French troops entered Lebanon in 1861 to restore peace and order after the bloody sectarian war between Maronites and Druz in the Mount of Lebanon. This war was engineered, provoked and finnanced by the Ottomans aiming to abort the unity of Lebanese people against occupation of the country. Other European countries intervened as well and forced the Ottoman Empire to acknowledge the internal administrative autonomy of Mount Lebanon.
To this end a Protocol was signed in 1861 by the representatives of the Ottoman Empire, England, France, Russia, Austria, and Prussia. The Protocol, promulgated (announced) in 1864 and known as the MUTASARRIFIAT SYSTEM, was a kind of federation between the Maronites and the other Lebanese sects.
In order to prevent against any form of independence, the Ottomans requested to have Beirut, Tripoli, Sidon, and the boroughs of Rashaya, Hasbaya and Bekaa under their direct control. Thus, the old Maanite and Chehabi Emirate was transformed into a small semi-autonomous borough governed by a Christian but non-native governor. It was naturally for the maronites to oppose this hegemony.
Patriarch Boulos Massaad demanded the appointment of a Lebanese ruler and objected to the partition of Lebanese regions. But his objections were unheeded.
Up north, Youssef Bey Karam (1822-1889) the great Lebanese leader, waged a war against the new regime and fought 12 battles with the Ottomans hoping to achieve the independence of his country. The Maronites of the North held the grudge against the Mutasarrifiat System and considered it a foul compromise way short of the desired independence.
The peace which prevailed during this time led to a great renaissance in sciences, printing journalism and letters. And once again, the Lebanese spearheaded a rich culture movement that was in harmony with their cultural movement that was in harmony with their long history of learning. The Maronite clergy, graduates of Maronite School of Rome had already paved the way for this intellectual renaissance.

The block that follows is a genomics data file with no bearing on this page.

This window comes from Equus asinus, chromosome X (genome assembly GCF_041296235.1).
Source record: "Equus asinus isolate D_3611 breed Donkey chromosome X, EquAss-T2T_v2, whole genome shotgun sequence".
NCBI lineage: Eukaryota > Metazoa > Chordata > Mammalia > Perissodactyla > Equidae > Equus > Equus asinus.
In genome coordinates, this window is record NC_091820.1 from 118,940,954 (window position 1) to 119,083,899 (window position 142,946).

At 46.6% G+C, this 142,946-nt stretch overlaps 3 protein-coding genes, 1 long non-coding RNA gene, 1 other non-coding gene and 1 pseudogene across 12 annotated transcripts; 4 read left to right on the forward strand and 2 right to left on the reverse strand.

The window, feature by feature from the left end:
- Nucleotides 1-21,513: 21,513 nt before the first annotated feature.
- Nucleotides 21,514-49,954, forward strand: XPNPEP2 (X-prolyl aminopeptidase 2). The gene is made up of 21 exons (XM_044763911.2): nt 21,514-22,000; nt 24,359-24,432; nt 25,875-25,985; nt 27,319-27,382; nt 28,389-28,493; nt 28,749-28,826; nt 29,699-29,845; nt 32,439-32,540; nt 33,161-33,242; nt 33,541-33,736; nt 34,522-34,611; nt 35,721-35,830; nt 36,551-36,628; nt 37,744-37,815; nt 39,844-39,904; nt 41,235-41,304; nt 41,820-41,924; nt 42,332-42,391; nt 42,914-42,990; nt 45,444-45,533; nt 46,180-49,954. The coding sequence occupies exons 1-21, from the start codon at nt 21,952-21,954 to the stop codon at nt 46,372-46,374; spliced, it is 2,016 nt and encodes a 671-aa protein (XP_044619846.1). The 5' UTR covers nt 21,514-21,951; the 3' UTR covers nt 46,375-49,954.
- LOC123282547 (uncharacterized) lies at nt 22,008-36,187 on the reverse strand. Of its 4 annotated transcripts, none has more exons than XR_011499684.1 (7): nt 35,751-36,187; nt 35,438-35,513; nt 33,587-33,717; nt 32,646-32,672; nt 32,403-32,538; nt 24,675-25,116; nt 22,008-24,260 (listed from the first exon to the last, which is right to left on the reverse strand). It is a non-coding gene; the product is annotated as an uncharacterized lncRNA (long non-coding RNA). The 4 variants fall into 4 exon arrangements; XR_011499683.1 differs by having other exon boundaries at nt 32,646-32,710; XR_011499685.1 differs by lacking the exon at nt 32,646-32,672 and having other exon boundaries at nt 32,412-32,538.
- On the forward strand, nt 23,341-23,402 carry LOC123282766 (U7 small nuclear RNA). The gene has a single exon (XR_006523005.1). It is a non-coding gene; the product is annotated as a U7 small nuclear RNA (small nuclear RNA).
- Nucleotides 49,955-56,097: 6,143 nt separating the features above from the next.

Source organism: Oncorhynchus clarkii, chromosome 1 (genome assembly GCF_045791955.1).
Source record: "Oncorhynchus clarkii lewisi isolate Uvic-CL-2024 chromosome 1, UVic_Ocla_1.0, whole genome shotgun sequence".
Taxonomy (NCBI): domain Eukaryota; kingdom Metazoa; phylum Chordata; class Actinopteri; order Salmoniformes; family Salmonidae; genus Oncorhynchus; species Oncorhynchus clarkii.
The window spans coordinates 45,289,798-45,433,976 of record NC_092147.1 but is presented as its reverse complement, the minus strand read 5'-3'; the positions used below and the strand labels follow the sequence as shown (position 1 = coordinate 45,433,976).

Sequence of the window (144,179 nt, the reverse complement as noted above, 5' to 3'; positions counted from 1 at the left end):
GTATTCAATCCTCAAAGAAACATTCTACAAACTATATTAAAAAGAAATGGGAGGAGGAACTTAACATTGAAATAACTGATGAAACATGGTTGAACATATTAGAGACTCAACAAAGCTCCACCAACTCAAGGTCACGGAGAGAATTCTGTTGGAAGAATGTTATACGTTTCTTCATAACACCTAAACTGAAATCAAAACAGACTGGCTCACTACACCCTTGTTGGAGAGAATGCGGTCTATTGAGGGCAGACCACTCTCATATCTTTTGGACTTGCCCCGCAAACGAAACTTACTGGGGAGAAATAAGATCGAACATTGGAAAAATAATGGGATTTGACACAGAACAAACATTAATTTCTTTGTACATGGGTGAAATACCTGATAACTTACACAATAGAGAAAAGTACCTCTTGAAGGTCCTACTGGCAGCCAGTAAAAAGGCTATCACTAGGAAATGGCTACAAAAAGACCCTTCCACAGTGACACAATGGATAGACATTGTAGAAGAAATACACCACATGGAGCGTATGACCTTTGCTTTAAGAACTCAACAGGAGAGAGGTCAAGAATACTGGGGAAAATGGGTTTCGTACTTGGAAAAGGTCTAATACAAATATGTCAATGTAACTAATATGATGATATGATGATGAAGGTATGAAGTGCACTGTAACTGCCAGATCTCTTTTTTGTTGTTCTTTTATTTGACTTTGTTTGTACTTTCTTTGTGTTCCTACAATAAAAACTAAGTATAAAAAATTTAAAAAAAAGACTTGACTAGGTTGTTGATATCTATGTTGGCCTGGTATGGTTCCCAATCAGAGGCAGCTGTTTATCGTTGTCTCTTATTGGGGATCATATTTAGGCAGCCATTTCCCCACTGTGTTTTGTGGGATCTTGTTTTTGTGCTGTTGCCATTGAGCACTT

"By the end of the 19th century, Lebanon became the most advanced in the whole Ottoman Empire in the fields of learning.
In 1624, Patriarch Youhanna Makhlouf founded the first two schools of higher education in Haouqa and Bkarkasha. The Synod, convened in Louaizeh in 1736 to reorganize the Maronite Church, strongly recommended the building of schools to spread learning.
In 1789, Patriarch Youssef Estephan founded AIN WARAKA MARONITE SCHOOL to be the local counterpart of the Maronite School of Rome. Some of the graduates of this institute led the cultural renaissance in the 19th century.
Moreover, Patriarch Youhanna Al-Helou transformed the monasteries of Kfarhai (1812) and Roumieh (1817) into schools. Patriarch Youssef Hobeiche followed suit and transformed the monasteries of Mar Abda Herharya (1830) and Rayfoun (1832) into clerical institutes.
Despite the material prosperity, Mount Lebanon witnessed an active immigration especially among the Maronites, to Egypt, the Americas, West Africa and Australia. This immigration is a manifestation of a fundamental reality in the history of the Lebanese people ie. the vital dimension of the Lebanese is the world at large, not only to seek means of living, but more importantly, to seek the augmentation of humanitarian, intellectual and cultural aspects of life.
The Lebanese soil moulded the Lebanese personality and enticed the Lebanese to be the heralds of peaceful coexistence among the peoples of the earth.
The lebanese immigrants succeeded in all domains. They participated in and formed strong and effective foundation for the continuity and progress of their homeland. This foundation would be stronger if the resident Lebanese strengthen their ties with their immigrant brethren not on the basis of temporary and transient sentimentalism but on the basis of constant ideological and intellectual harmony.
Such a relation would accelerate the organic affiliation utilized for the welfare of the Lebanese and humanity at large. The intellectual framework of this affiliation is rooted in the Lebanese cultural heritage which the Maronites embodied throughout their history.
The Maronites were the messengers who carried the cultural message of
ancient Lebanon to Lebanon of the future. This Lebanon stubbornly insists on maintaining
its cultural essence and that is to merge only in its purest form with the universal